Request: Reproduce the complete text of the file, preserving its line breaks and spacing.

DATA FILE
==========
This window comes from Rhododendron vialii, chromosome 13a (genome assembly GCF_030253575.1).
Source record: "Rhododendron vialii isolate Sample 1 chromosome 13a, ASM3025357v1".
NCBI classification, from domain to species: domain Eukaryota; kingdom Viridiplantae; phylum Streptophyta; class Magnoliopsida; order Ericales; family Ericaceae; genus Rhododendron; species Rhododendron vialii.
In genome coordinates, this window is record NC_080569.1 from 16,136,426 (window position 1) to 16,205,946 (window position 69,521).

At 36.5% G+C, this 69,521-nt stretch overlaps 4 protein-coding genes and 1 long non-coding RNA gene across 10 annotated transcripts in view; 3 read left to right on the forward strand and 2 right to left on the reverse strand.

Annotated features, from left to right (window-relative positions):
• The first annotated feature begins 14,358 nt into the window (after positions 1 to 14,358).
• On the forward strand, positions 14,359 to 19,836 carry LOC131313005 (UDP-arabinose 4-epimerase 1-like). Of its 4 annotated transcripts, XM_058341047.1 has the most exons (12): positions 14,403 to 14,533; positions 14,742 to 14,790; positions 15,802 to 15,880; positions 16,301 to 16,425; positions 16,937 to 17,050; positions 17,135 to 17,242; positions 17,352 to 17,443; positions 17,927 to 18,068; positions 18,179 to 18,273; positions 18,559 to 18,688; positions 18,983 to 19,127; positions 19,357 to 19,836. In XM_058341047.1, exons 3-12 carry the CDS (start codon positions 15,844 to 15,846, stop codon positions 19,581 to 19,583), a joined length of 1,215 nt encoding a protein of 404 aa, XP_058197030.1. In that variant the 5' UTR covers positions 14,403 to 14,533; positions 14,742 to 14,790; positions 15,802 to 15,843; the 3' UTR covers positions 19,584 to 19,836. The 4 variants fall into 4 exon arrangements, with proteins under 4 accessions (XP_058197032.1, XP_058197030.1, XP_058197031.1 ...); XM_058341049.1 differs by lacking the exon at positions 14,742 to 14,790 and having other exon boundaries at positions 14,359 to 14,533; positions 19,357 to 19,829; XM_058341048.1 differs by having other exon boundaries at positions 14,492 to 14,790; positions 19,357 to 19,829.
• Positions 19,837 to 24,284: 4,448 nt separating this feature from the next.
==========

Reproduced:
This window comes from Rhododendron vialii, chromosome 13a (genome assembly GCF_030253575.1).
Source record: "Rhododendron vialii isolate Sample 1 chromosome 13a, ASM3025357v1".
NCBI classification, from domain to species: domain Eukaryota; kingdom Viridiplantae; phylum Streptophyta; class Magnoliopsida; order Ericales; family Ericaceae; genus Rhododendron; species Rhododendron vialii.
In genome coordinates, this window is record NC_080569.1 from 16,136,426 (window position 1) to 16,205,946 (window position 69,521).

At 36.5% G+C, this 69,521-nt stretch overlaps 4 protein-coding genes and 1 long non-coding RNA gene across 10 annotated transcripts in view; 3 read left to right on the forward strand and 2 right to left on the reverse strand.

Annotated features, from left to right (window-relative positions):
• The first annotated feature begins 14,358 nt into the window (after positions 1 to 14,358).
• On the forward strand, positions 14,359 to 19,836 carry LOC131313005 (UDP-arabinose 4-epimerase 1-like). Of its 4 annotated transcripts, XM_058341047.1 has the most exons (12): positions 14,403 to 14,533; positions 14,742 to 14,790; positions 15,802 to 15,880; positions 16,301 to 16,425; positions 16,937 to 17,050; positions 17,135 to 17,242; positions 17,352 to 17,443; positions 17,927 to 18,068; positions 18,179 to 18,273; positions 18,559 to 18,688; positions 18,983 to 19,127; positions 19,357 to 19,836. In XM_058341047.1, exons 3-12 carry the CDS (start codon positions 15,844 to 15,846, stop codon positions 19,581 to 19,583), a joined length of 1,215 nt encoding a protein of 404 aa, XP_058197030.1. In that variant the 5' UTR covers positions 14,403 to 14,533; positions 14,742 to 14,790; positions 15,802 to 15,843; the 3' UTR covers positions 19,584 to 19,836. The 4 variants fall into 4 exon arrangements, with proteins under 4 accessions (XP_058197032.1, XP_058197030.1, XP_058197031.1 ...); XM_058341049.1 differs by lacking the exon at positions 14,742 to 14,790 and having other exon boundaries at positions 14,359 to 14,533; positions 19,357 to 19,829; XM_058341048.1 differs by having other exon boundaries at positions 14,492 to 14,790; positions 19,357 to 19,829.
• Positions 19,837 to 24,284: 4,448 nt separating this feature from the next.